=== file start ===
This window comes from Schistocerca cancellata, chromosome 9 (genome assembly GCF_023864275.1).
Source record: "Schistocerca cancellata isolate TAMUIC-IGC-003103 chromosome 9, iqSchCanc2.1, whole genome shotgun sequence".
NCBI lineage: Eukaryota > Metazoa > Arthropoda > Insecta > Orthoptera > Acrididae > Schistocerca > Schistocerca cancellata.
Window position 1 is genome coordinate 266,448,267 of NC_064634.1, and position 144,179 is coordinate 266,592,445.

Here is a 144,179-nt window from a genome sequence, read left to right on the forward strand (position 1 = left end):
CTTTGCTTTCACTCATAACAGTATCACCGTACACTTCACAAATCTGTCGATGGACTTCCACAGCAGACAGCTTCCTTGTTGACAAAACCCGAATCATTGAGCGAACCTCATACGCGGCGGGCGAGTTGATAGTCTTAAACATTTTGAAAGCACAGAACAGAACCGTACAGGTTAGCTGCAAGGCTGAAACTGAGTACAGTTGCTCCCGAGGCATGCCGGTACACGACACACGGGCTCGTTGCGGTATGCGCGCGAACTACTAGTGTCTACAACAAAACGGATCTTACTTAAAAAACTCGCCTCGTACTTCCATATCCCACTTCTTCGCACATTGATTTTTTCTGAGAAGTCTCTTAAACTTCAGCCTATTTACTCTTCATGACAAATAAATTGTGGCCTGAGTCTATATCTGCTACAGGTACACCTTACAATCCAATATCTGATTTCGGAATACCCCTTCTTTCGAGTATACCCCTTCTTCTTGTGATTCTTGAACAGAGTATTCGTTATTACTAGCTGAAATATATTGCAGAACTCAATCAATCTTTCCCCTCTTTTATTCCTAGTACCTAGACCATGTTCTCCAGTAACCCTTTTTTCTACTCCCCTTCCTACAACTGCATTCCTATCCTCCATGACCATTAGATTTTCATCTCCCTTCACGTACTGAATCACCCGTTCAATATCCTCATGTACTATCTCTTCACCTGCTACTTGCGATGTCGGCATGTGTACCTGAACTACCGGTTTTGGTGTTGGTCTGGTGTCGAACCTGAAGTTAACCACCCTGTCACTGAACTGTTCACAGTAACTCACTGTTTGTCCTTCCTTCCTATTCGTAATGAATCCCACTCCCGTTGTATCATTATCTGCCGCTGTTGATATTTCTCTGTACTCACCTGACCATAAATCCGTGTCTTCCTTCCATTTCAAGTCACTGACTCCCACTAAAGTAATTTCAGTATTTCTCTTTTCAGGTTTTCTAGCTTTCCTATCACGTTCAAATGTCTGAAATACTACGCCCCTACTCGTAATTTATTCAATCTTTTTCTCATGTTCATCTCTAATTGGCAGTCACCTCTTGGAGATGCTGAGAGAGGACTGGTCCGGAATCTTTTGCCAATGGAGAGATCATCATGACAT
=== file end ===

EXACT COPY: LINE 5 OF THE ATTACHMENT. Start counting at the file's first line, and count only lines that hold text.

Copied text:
Here is a 144,179-nt window from a genome sequence, read left to right on the forward strand (position 1 = left end):